However, to advocate the closure of adoption (ICA or domestic) based on one’s negative experience is not the right thing to do. Just because it hasn’t worked for one does not mean that other homeless children should not have the same chance. While I share and sympathize with painful adoptive experiences some have had, I know that it is the right thing to continue with adoption, because without it there can be very little hope for children who remain in Korea as orphans.
To advocate the elimination of adoption due to some unfavorable risks that one has experienced in life is like advocating for the passage of a law that forbids children from being born because of the many risks of tragedies and pain the children may suffer in their lives. How tragic it would be if such law was enforced. Conflict and pain is not unique to adoptive families. It is quite normal in any ordinary family. We need to look at the whole adoption issue with a bigger mind and heart, and have a bigger perspective than merely focusing our attention on what has not worked. Life is full of risks, and yet we choose to bring forth lives into this world because we want to have hope and we want to love and to be loved. Adoption is much like this. Despite the risks that it brings, it is still a right thing to do for children to give them an opportunity to grow up as part of a family. This is certainly a much preferred option over institutionalized or foster care.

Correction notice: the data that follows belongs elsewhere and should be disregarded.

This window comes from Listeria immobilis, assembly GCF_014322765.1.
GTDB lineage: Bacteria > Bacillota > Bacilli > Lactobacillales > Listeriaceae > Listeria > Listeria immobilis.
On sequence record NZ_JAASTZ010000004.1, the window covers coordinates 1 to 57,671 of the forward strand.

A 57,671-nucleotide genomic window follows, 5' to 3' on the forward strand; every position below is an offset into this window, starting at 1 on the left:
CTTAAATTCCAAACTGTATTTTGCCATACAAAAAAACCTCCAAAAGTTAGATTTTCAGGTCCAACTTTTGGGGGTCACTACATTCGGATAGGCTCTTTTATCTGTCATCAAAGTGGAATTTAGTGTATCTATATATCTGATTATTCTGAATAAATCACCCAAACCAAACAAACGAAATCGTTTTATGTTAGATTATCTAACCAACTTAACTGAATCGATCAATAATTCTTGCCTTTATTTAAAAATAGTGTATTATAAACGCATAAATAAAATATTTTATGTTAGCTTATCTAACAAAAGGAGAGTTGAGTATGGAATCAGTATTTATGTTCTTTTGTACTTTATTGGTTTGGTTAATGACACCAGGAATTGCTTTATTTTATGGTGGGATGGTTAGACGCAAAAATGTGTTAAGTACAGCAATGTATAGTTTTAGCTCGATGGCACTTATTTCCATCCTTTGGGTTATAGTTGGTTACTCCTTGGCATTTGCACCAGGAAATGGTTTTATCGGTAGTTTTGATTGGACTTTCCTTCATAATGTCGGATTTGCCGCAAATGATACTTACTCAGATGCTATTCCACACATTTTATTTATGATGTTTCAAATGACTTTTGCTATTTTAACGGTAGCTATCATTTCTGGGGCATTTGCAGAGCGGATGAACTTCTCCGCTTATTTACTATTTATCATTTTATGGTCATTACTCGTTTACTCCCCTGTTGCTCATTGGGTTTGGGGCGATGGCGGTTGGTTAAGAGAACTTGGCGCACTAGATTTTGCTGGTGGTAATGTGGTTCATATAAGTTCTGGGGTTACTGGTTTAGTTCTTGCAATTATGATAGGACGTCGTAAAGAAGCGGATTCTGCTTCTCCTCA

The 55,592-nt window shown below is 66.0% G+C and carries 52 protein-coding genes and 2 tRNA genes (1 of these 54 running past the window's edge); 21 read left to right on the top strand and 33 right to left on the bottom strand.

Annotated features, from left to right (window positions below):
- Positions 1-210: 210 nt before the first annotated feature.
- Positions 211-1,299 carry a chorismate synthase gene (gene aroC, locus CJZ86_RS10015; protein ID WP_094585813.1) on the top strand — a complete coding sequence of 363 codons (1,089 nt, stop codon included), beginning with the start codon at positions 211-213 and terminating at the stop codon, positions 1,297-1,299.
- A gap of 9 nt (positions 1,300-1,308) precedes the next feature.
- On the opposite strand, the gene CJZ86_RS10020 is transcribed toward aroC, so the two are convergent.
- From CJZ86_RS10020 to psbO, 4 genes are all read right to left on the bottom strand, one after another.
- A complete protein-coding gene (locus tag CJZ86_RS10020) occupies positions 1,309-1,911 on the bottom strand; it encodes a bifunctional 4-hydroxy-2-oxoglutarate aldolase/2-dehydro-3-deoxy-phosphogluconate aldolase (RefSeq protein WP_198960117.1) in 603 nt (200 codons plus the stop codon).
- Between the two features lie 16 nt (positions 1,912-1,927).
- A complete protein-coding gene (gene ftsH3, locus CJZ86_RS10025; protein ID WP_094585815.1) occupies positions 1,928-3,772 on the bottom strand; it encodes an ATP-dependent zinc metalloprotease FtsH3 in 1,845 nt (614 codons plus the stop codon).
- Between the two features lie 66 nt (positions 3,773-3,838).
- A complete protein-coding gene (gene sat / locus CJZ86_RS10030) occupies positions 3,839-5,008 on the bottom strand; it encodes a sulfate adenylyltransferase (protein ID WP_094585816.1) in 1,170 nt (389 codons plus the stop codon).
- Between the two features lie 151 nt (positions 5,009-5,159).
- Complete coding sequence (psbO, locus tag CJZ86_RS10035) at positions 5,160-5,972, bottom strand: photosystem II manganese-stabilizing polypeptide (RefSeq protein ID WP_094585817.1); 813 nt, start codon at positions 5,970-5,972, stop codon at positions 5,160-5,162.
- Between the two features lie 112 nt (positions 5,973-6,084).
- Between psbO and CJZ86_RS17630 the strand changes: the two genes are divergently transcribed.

The Hague Convention on Intercountry Adoption was drafted with a belief that “what is in the best interest of children” should be the primary principle. The Hague Convention priorities state that efforts should be made for children to stay with their birth families first, and if that option is not available, then domestic adoption is the next best choice. If neither option is available, then ICA is the next best option for the children.